Via Enrico Cialdini 16, MIlano

logo yacht design ridisegnato

staff@yacht.design


facebook
instagram
twitter

Cookie-Policy and Privacy-Policy

 

PORTFOLIO NILAYA

2024-01-15 17:21

Redazione

Magazine,

PORTFOLIO NILAYA

NILAYA Royal Huisman

royal-huisman-project-405-nilaya---photo-by-redcharliemedia-0084.jpeg
258.jpeg

Nilaya’s racy, low profile with its straight bow, wide transom, and twin rudders, echoes the

look of her owners’ previous highly successful maxi-racer of the same name. She is a 46.8m/154-foot sailing machine and comes from the boards of the same naval architecture and design firms, Reichel/Pugh and Nauta.The team made full design studies for the yacht in both carbon and aluminum using computational fluid dynamics (CFD) to optimize hull shape and balance. Royal Huisman’s Featherlight™ method, an evolution of nearly 60 years of aluminum yacht-building experience melded with the latest carbon technology, provides her owners the best of both materials for a no-compromise yacht. Alustar aluminum is the right material for an advanced, quality superyacht for global cruising. It deals with noise better and is a better choice for cruising in comfort to remote locations. 

Nauta Design’s Mario Pedol noted that the choice of primary hull material did not fundamentally change the yacht’s layout or total weight. «With Reichel/Pugh, we set the target weight. Royal Huisman really embraced the concept. It was a very good process, good collaboration».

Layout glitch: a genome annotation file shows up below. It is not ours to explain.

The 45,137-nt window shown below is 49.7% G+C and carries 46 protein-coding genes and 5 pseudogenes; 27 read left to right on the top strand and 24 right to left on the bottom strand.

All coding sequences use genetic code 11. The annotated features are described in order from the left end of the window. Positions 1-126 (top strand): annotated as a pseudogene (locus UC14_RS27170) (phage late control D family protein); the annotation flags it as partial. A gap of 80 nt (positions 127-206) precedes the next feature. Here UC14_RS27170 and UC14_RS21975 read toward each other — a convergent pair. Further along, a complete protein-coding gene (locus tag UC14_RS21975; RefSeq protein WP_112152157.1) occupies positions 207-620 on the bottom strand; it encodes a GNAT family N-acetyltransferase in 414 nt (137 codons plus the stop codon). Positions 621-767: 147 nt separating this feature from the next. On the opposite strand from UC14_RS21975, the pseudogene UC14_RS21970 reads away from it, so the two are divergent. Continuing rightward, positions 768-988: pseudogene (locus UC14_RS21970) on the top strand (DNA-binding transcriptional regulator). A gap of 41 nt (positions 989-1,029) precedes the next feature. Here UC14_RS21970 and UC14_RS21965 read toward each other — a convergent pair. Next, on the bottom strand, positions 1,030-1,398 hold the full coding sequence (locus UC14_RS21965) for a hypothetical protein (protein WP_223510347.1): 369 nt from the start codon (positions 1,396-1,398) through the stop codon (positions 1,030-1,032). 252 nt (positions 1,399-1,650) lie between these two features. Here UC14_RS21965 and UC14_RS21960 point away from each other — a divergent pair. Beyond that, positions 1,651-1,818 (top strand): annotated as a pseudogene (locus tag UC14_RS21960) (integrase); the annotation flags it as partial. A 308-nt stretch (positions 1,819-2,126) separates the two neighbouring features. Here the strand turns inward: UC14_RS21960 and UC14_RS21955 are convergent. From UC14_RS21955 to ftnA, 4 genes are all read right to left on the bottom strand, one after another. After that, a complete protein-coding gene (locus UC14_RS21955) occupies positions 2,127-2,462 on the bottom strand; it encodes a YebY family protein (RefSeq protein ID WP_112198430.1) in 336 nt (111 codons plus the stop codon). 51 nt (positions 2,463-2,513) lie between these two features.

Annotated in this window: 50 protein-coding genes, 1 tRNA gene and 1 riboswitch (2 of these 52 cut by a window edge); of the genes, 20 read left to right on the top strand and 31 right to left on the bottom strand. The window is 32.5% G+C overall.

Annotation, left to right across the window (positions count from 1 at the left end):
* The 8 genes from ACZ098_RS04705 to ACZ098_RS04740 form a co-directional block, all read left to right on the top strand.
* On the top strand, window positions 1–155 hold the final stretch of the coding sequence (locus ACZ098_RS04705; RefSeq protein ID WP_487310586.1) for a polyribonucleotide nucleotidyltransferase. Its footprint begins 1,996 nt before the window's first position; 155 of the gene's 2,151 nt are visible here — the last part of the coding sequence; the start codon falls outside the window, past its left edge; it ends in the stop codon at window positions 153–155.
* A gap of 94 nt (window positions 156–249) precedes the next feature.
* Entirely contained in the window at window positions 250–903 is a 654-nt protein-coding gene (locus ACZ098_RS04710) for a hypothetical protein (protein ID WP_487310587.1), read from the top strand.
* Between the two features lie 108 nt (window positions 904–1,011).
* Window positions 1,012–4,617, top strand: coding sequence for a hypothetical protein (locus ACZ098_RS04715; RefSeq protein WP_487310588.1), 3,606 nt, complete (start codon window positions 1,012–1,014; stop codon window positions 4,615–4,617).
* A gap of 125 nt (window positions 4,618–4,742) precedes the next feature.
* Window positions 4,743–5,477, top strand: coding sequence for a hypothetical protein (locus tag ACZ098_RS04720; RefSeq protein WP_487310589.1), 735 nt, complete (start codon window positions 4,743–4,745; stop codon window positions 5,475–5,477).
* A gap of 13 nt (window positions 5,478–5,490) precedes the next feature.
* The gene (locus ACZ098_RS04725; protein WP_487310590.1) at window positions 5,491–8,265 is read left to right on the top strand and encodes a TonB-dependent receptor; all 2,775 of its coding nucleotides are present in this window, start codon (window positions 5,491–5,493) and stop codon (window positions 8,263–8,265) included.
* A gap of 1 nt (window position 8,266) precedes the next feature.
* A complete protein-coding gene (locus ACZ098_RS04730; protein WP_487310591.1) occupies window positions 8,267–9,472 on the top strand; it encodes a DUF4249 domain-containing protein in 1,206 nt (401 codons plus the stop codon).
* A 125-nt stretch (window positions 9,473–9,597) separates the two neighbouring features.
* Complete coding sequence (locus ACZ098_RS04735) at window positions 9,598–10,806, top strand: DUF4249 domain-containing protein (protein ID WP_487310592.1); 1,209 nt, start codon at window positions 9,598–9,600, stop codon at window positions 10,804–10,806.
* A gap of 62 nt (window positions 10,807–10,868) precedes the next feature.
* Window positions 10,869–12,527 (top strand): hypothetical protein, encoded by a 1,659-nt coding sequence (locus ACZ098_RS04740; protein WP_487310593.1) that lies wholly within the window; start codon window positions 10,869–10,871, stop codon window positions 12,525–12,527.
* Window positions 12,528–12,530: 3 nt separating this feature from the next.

Nilaya is a Panamax sloop and the builder has achieved its goal of slicing 11 percent of the weight of its typical advanced aluminum cruising yachts. Most importantly, it has reduced weight without sacrificing stiffness or cutting corners on quality for this high-performance cruiser. With engineering and weight management brought in-house, the approach was comprehensive, extending to lighting, insulation, and all mechanical systems. The interior, too, benefited from careful weight analysis. All interior structural members utilize lightweight foam coring. Capturing the carbon fiber expertise of its sister company Rondal, which made the mast and boom, Royal Huisman’s engineering team used this synergy to analyze and predict which structural components would be best made of composites or aluminum.

58.jpeg